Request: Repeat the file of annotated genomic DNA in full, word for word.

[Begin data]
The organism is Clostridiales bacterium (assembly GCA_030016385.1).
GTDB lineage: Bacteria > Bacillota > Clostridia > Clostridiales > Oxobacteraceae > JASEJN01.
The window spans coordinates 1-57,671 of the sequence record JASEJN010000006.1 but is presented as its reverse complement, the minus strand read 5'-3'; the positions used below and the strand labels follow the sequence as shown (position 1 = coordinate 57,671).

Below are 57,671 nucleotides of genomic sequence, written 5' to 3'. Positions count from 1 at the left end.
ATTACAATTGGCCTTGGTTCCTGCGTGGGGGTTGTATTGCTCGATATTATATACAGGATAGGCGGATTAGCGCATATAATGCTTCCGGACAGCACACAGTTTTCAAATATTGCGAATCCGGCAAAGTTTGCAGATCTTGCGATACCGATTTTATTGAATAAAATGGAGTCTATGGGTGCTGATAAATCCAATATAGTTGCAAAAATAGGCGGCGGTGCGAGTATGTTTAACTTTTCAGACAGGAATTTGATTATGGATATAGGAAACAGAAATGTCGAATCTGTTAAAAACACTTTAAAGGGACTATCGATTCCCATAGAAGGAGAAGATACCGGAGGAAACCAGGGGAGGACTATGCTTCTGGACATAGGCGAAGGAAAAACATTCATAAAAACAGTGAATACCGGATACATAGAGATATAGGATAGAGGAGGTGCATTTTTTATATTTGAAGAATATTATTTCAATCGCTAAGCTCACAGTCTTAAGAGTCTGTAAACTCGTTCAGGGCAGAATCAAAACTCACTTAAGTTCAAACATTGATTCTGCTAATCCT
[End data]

The organism is Clostridiales bacterium (assembly GCA_030016385.1).
GTDB lineage: Bacteria > Bacillota > Clostridia > Clostridiales > Oxobacteraceae > JASEJN01.
The window spans coordinates 1-57,671 of the sequence record JASEJN010000006.1 but is presented as its reverse complement, the minus strand read 5'-3'; the positions used below and the strand labels follow the sequence as shown (position 1 = coordinate 57,671).

Below are 57,671 nucleotides of genomic sequence, written 5' to 3'. Positions count from 1 at the left end.
ATTACAATTGGCCTTGGTTCCTGCGTGGGGGTTGTATTGCTCGATATTATATACAGGATAGGCGGATTAGCGCATATAATGCTTCCGGACAGCACACAGTTTTCAAATATTGCGAATCCGGCAAAGTTTGCAGATCTTGCGATACCGATTTTATTGAATAAAATGGAGTCTATGGGTGCTGATAAATCCAATATAGTTGCAAAAATAGGCGGCGGTGCGAGTATGTTTAACTTTTCAGACAGGAATTTGATTATGGATATAGGAAACAGAAATGTCGAATCTGTTAAAAACACTTTAAAGGGACTATCGATTCCCATAGAAGGAGAAGATACCGGAGGAAACCAGGGGAGGACTATGCTTCTGGACATAGGCGAAGGAAAAACATTCATAAAAACAGTGAATACCGGATACATAGAGATATAGGATAGAGGAGGTGCATTTTTTATATTTGAAGAATATTATTTCAATCGCTAAGCTCACAGTCTTAAGAGTCTGTAAACTCGTTCAGGGCAGAATCAAAACTCACTTAAGTTCAAACATTGATTCTGCTAATCCT